What about higher rents and house prices? Surely massive immigration would price almost everyone out of the housing market. And then what? I would guess that this will be self-correcting: huge housing prices will reduce the inflow of immigrants or increase the supply of houses. In the latter case, demand for labor – including native labor – would increase. Again, let’s drop the zero-sum thinking: why should we assume a constant supply of housing with an increasing demand for it?

What about security issues? Will open borders policies flood us with criminal immigrants? Immigrants with contagious diseases? What about the smuggling of drugs? Or terrorists moving freely into the country? Well, open borders as it’s understood here means free immigration, not the absence of borders or border controls. Allowing massive immigration doesn’t mean that we shouldn’t keep track of who or what is coming in and is going out. And we have domestic criminals, whom we don’t systematically banish. Let us also not forget that immigrants are on average less likely to be involved in crime (see here and here).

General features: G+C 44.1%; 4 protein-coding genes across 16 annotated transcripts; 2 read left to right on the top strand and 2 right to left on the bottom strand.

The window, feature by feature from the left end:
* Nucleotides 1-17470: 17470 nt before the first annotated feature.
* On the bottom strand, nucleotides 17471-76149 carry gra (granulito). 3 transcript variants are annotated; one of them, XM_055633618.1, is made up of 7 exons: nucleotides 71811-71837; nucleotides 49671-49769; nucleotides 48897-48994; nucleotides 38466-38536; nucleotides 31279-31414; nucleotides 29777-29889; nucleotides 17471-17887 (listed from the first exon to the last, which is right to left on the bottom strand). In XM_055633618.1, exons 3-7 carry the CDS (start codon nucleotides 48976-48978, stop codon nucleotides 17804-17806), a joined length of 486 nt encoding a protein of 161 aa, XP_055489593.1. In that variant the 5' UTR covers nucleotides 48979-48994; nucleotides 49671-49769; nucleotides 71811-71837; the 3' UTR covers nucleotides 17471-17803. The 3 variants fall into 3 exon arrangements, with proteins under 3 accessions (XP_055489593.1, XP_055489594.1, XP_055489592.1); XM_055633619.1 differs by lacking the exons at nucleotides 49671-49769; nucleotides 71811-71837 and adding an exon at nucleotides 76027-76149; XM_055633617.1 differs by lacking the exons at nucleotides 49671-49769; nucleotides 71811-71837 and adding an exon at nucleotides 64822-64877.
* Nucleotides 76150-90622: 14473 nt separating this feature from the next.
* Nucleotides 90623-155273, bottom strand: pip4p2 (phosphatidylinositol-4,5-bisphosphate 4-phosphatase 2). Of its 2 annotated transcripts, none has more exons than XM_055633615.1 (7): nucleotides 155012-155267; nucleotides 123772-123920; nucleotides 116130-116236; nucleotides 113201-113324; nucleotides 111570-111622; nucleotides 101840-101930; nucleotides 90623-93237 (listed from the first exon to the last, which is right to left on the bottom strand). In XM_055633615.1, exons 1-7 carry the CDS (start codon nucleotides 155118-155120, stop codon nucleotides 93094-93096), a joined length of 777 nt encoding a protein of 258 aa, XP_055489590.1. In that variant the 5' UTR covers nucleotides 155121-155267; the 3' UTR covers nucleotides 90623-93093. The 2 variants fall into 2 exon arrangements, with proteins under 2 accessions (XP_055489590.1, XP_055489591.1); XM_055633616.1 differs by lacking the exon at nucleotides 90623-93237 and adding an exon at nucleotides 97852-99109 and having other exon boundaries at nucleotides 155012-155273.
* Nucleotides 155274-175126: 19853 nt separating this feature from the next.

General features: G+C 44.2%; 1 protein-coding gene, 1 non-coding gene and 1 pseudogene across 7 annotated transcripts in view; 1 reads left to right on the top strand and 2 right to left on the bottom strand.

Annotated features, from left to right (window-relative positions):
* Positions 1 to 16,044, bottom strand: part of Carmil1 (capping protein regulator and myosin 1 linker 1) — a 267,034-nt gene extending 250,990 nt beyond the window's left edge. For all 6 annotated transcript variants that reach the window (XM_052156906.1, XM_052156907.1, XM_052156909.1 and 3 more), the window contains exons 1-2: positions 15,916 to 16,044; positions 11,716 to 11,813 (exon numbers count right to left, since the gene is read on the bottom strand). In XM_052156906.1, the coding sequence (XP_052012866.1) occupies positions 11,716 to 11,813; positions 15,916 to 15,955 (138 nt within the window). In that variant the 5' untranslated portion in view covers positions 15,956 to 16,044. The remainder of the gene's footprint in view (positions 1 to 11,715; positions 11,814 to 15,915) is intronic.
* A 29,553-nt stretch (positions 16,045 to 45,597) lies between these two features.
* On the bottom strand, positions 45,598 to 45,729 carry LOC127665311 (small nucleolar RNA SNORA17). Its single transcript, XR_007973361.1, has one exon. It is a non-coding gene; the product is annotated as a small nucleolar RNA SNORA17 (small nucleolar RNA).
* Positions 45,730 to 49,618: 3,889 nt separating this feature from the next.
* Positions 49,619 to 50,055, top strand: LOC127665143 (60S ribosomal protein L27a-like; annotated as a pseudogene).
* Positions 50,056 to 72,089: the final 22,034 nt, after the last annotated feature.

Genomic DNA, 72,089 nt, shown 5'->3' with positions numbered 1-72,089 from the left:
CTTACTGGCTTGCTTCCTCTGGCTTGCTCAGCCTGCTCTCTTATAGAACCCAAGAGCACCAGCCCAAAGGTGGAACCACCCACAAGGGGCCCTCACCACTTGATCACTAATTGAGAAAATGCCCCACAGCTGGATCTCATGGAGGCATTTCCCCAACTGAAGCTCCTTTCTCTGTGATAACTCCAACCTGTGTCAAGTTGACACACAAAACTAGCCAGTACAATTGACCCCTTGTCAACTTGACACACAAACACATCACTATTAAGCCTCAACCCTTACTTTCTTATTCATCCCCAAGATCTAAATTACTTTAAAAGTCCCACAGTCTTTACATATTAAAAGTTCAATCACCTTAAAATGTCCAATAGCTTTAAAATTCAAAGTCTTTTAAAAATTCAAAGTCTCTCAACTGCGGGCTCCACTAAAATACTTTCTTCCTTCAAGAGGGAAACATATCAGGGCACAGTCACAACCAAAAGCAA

The fact that open borders doesn’t equal “no borders” should also calm certain fears about sovereignty, “nationhood”, national culture, community and national solidarity.

The same is true for the fact that an open borders policy doesn’t equal “free citizenship“. Obviously access to citizenship would not be possible for all immigrants at the moment of arrival, otherwise an open border policy would undermine the very notion of citizenship. That restriction includes voting rights.

What about the consequences for the origin countries which will lose a lot of highly skilled professionals? That’s difficult to tell but if we extrapolate from the current state of affairs, this might not be a problem. There’s already a huge brain drain going on from developing countries to developed ones, but the pernicious effects of this brain drain are heavily overstated, and compensated by the gains from remittances. Of course, this compensation effect depends on the number of people involved. Drastically higher numbers of migrants may provide a different outcome, or maybe not. And there’s also some evidence of other beneficial effects of the brain drain, unrelated to remittances.

More posts in this series are here.